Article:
One of the first gifts Prince Albert sent his fiancée was a gold and porcelain brooch, in the form of a sprig of orange blossom, a flower traditionally associated with betrothal. It was sent from Wiesbaden, where the Prince had stopped to meet his father during his journey back to Coburg after receiving the Queen’s proposal at Windsor. The brooch bears French hallmarks, and was undoubtedly imported into Wiesbaden, which was renowned as a retail centre throughout Europe.
Orange blossom had long been associated with betrothal (and a symbol of chastity) in both England and Germany. At the wedding the Queen wore sprays of real orange blossom in her hair and on her bodice. Prince Albert continued to give the Queen orange blossom jewelry, another brooch and matching earrings in December 1845 and this headdress in Febraury 1846 (on their anniversary), eventually creating this beautiful set, parts of which she always wore on their wedding anniversary.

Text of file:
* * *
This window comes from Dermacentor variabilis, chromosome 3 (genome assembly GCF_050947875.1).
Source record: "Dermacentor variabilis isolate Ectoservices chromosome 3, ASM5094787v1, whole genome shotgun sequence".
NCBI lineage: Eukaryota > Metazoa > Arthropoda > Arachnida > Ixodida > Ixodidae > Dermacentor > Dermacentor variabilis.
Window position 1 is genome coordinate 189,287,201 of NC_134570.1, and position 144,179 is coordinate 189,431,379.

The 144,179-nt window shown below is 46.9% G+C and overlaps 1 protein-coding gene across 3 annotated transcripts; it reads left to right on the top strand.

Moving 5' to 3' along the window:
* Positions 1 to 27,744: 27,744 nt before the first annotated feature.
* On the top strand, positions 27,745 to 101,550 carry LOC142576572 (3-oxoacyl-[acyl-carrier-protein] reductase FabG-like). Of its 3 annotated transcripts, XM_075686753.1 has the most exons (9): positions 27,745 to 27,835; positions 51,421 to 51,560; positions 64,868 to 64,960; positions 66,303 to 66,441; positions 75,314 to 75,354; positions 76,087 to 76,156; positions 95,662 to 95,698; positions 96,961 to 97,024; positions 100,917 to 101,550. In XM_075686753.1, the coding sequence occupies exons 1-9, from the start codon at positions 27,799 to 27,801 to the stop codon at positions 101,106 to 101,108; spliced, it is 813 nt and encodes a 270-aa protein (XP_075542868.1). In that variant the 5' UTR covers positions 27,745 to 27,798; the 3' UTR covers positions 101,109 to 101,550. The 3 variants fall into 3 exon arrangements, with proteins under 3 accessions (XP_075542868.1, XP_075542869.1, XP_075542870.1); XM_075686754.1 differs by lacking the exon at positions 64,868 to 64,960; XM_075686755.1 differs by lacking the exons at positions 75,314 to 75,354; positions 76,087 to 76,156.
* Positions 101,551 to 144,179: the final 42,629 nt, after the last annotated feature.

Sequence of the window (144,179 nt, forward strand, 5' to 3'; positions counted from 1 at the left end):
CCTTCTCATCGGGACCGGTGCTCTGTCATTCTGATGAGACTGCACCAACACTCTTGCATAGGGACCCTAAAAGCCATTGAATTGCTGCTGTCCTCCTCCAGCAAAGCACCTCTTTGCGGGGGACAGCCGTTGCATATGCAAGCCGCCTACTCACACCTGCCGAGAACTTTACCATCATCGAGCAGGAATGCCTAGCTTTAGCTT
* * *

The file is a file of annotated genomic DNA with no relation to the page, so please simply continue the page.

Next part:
The headdress incorporates four small green enamel oranges, intended to represent the four eldest children - Victoria, Albert Edward, Alice and Alfred. The Queen wrote in her journal, ‘it is such a lovely wreath & such a dear kind thought of Albert’s’ (10 February 1846).
These were part of a group of jewels placed in the ‘Albert Room’ at Windsor Castle after the Queen’s death in 1901. This was the room in which Prince Albert had died in 1861 and the Queen left instructions for a specific list of personal jewellery to be placed there and not passed on in the family.
“Celtic Hymn” from Northern Skies, for cello and piano by James MacMillan
Performed by Ifetayo Ali-Landing, age 10